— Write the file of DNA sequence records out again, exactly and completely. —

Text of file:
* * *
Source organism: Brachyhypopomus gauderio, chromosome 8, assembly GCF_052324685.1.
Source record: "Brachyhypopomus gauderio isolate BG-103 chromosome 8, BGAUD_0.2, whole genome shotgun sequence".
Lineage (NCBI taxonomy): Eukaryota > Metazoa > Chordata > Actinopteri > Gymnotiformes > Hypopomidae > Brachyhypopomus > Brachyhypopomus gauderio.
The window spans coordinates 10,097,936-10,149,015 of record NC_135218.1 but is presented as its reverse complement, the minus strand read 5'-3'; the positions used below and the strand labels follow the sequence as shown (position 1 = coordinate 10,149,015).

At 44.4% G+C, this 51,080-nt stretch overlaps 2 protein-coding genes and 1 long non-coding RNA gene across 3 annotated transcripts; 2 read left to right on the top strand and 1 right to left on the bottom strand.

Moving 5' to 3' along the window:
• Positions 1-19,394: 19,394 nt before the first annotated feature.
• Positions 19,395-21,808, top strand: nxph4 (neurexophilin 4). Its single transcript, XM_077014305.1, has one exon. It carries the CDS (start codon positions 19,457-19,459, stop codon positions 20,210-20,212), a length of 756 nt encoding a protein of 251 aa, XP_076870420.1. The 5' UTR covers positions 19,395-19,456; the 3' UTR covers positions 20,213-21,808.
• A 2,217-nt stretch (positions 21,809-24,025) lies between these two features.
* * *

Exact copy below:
Source organism: Brachyhypopomus gauderio, chromosome 8, assembly GCF_052324685.1.
Source record: "Brachyhypopomus gauderio isolate BG-103 chromosome 8, BGAUD_0.2, whole genome shotgun sequence".
Lineage (NCBI taxonomy): Eukaryota > Metazoa > Chordata > Actinopteri > Gymnotiformes > Hypopomidae > Brachyhypopomus > Brachyhypopomus gauderio.
The window spans coordinates 10,097,936-10,149,015 of record NC_135218.1 but is presented as its reverse complement, the minus strand read 5'-3'; the positions used below and the strand labels follow the sequence as shown (position 1 = coordinate 10,149,015).

At 44.4% G+C, this 51,080-nt stretch overlaps 2 protein-coding genes and 1 long non-coding RNA gene across 3 annotated transcripts; 2 read left to right on the top strand and 1 right to left on the bottom strand.

Moving 5' to 3' along the window:
• Positions 1-19,394: 19,394 nt before the first annotated feature.
• Positions 19,395-21,808, top strand: nxph4 (neurexophilin 4). Its single transcript, XM_077014305.1, has one exon. It carries the CDS (start codon positions 19,457-19,459, stop codon positions 20,210-20,212), a length of 756 nt encoding a protein of 251 aa, XP_076870420.1. The 5' UTR covers positions 19,395-19,456; the 3' UTR covers positions 20,213-21,808.
• A 2,217-nt stretch (positions 21,809-24,025) lies between these two features.